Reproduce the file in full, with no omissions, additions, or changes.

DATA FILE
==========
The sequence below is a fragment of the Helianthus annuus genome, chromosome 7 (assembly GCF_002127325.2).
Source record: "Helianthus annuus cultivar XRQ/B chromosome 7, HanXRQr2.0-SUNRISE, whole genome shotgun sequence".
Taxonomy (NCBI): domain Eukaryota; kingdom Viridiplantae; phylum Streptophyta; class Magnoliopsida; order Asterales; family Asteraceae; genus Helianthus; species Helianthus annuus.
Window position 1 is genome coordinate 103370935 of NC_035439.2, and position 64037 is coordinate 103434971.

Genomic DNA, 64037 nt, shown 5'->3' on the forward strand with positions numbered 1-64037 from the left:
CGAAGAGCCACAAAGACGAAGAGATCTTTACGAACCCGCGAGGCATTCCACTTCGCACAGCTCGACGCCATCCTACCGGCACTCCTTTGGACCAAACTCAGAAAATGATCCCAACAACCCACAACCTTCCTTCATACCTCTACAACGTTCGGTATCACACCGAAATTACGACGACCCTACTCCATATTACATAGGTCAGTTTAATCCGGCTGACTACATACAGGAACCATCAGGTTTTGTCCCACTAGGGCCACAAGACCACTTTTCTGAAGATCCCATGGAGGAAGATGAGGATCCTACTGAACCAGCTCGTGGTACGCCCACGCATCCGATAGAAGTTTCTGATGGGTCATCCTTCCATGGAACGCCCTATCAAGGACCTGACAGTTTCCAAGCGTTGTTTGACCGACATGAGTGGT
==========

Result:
The sequence below is a fragment of the Helianthus annuus genome, chromosome 7 (assembly GCF_002127325.2).
Source record: "Helianthus annuus cultivar XRQ/B chromosome 7, HanXRQr2.0-SUNRISE, whole genome shotgun sequence".
Taxonomy (NCBI): domain Eukaryota; kingdom Viridiplantae; phylum Streptophyta; class Magnoliopsida; order Asterales; family Asteraceae; genus Helianthus; species Helianthus annuus.
Window position 1 is genome coordinate 103370935 of NC_035439.2, and position 64037 is coordinate 103434971.

Genomic DNA, 64037 nt, shown 5'->3' on the forward strand with positions numbered 1-64037 from the left:
CGAAGAGCCACAAAGACGAAGAGATCTTTACGAACCCGCGAGGCATTCCACTTCGCACAGCTCGACGCCATCCTACCGGCACTCCTTTGGACCAAACTCAGAAAATGATCCCAACAACCCACAACCTTCCTTCATACCTCTACAACGTTCGGTATCACACCGAAATTACGACGACCCTACTCCATATTACATAGGTCAGTTTAATCCGGCTGACTACATACAGGAACCATCAGGTTTTGTCCCACTAGGGCCACAAGACCACTTTTCTGAAGATCCCATGGAGGAAGATGAGGATCCTACTGAACCAGCTCGTGGTACGCCCACGCATCCGATAGAAGTTTCTGATGGGTCATCCTTCCATGGAACGCCCTATCAAGGACCTGACAGTTTCCAAGCGTTGTTTGACCGACATGAGTGGT